the medium of podcasting grows, so does our selection of local
--- The Fanboys Lunchcast has been going strong since
mid-2006, taking advantage of the medium in its early period to talk
about gaming and electronics currently on the shelves, all over a
meal somewhere in Utah. Being one of the first local shows and to a
degree setting the bar for shows to follow. I got to chat with the
three hosts about how the show came together and its history, as well
as thoughts on podcasting today. For this interview the three decided
to form up like Voltron and answer everything as a group.The
Fanboys Lunchcast (Silent G, Mik &
Hey guys, first off, tell us a little bit about yourselves.
We’re just three regular nerds—Utah born and bred. Two of us (Mik
and Sooch) have wives and daughters, while SilentG is single and
finishing up school. We all work in vaguely tech-related fields and
are certified gadget/computer/internet/gaming fiends. We have an
interesting range of ages: SilentG is in his 20s, Sooch is in his
early 30s, and I’m, well, I’m staring down the barrel of 40 years
When did all of you get into geek-related
things, like gaming and TV and film?
We all had
the benefit of growing up in houses full of geekly delights:
computers, video games, all of it. And we had parents who weren’t
hesitant to let us spend time with those things either. So, we’re
How did you all meet each
We all worked for the same
mega-corporation for a while. Over time, we discovered each other
through some passing conversations with other people and were able to
identify each other as nerds. That’s a refreshing and reassuring
discovery when you’re surrounded by people you presume to only be
interested in sports, money, cars, and golf. Nothing forges a
friendship like a shared history of spending hours in the basement
illuminated only by the glow of an 8-bit console game.
Where did the idea come about to start up a podcast?
The initial idea was just to start a blog. We wanted to write about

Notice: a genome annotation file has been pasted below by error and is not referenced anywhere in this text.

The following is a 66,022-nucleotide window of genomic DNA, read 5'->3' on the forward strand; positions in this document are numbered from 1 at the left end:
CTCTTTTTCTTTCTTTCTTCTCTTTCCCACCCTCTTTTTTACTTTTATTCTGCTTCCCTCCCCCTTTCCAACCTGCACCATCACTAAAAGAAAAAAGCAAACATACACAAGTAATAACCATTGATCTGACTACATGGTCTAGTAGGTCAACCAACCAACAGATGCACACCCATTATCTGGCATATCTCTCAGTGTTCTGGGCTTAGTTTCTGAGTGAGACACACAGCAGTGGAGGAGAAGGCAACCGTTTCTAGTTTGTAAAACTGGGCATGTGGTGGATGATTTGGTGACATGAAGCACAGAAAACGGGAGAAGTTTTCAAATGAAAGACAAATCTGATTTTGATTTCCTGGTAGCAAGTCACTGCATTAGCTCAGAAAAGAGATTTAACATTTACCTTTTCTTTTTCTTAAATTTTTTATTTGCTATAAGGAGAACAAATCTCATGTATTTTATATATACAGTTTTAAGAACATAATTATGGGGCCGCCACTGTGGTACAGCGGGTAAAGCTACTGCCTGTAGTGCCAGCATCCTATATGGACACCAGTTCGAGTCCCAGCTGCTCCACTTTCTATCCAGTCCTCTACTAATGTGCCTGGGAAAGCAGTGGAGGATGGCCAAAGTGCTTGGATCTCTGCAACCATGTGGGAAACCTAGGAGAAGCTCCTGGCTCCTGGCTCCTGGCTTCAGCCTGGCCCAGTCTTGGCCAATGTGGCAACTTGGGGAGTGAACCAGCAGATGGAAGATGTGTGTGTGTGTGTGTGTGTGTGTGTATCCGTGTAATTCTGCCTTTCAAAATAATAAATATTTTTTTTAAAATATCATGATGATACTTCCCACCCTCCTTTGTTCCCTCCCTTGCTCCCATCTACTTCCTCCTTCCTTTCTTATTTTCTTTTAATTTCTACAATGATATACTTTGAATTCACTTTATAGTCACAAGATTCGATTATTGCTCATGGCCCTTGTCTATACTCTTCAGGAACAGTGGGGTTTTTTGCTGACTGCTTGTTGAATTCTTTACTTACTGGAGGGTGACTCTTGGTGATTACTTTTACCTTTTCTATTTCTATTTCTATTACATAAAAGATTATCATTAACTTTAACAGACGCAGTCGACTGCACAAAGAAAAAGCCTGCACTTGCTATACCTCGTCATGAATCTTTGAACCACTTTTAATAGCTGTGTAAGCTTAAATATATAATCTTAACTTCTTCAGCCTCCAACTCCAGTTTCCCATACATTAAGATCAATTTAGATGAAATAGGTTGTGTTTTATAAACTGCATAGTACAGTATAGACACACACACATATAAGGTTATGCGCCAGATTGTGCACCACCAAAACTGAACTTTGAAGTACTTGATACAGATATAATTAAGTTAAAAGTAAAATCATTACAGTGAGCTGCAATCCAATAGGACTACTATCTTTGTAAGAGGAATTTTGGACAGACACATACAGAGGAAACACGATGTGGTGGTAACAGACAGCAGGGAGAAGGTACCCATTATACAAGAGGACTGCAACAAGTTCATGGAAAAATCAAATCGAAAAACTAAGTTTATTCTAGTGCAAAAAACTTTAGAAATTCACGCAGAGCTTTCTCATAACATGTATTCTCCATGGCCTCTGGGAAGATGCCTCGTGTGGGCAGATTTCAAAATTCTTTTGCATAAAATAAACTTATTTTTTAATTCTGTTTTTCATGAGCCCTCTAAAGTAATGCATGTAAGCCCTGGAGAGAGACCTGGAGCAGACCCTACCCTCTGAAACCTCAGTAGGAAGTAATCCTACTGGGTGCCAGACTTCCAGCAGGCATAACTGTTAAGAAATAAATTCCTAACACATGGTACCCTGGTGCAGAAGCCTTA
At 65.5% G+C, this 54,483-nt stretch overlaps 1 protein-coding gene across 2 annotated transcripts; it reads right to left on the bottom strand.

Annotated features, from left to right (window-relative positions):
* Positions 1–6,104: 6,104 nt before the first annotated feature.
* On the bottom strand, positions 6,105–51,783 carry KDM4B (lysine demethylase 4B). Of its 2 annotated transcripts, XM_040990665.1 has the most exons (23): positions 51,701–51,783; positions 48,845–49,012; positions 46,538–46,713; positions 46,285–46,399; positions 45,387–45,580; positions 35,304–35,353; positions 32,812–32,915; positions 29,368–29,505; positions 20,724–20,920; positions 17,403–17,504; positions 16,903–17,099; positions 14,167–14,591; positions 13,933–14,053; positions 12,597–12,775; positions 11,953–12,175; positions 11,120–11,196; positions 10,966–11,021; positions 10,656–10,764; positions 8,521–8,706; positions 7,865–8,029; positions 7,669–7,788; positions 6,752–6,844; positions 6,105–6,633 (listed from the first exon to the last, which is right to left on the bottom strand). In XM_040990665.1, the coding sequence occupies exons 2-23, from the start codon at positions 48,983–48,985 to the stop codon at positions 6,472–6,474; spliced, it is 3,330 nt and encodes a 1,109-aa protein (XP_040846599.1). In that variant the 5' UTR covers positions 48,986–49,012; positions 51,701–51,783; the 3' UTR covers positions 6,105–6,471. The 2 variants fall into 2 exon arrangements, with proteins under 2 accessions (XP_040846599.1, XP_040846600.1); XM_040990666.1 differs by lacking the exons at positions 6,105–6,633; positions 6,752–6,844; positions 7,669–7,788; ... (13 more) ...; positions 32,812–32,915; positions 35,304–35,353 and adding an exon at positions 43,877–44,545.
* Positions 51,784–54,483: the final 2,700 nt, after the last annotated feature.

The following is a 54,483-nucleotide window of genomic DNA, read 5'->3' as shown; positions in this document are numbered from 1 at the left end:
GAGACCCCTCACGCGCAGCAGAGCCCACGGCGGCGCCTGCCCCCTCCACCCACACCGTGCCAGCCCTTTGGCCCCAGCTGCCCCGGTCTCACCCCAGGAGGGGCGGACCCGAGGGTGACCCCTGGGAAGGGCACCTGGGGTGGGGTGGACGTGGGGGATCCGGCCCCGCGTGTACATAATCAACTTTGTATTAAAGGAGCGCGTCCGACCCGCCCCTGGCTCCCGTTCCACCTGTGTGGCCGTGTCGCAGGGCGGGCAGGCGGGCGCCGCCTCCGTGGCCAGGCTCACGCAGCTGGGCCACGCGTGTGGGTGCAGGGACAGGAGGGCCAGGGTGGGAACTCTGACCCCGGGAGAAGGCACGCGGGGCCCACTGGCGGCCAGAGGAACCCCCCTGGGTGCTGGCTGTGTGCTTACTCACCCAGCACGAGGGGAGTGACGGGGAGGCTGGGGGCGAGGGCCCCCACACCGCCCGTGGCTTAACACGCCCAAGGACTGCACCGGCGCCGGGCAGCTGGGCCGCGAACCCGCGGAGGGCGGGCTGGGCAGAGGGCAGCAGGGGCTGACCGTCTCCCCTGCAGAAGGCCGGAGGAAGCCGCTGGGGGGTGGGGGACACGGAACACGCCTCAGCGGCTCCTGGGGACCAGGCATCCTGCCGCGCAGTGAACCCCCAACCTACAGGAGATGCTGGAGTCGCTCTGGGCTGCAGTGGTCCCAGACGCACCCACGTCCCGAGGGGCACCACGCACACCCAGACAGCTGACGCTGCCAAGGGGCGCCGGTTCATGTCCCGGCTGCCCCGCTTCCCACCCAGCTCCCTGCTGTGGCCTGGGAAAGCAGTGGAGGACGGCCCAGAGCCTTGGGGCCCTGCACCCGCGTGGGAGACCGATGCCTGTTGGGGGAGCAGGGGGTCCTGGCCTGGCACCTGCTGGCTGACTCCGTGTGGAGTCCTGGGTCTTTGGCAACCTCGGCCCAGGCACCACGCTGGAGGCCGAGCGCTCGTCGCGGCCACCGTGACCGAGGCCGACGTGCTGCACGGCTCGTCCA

all the insanity that surrounds video games, which is also where the
notion for the name “The Fanboys” came from. It’s intended to
be sarcastic—since we all have no particular loyalties to any
company or console. If there’s a good game to be played out there,
we want our hand on it, regardless of the console you play it on. But
I suppose the name also works literally, since we’re pretty
enthusiastic about all things gaming. The podcast came about as a
result of just listening to a number of gaming podcasts and thinking
“we can definitely do that.” It was a pretty na%uFFFDve notion,
in retrospect. It took us a while to figure out what we were doing
and discover our niche.
Was it pre-planned to
just do a chat over food or was it more something you fell into and
thought would work?
We felt pretty strongly that
the podcast would only work if we were in the same room. Doing shows
over Skype or by other remote means is tricky business, reliant on
technology for stable connections and clean audio, and saps a little
of the energy of actually being face-to-face with the person you’re
conversing with. Lunch time just became the easiest time to schedule
getting together. But we didn’t want to record at the office—mostly
because we weren’t sure we wanted people at work to know what we’re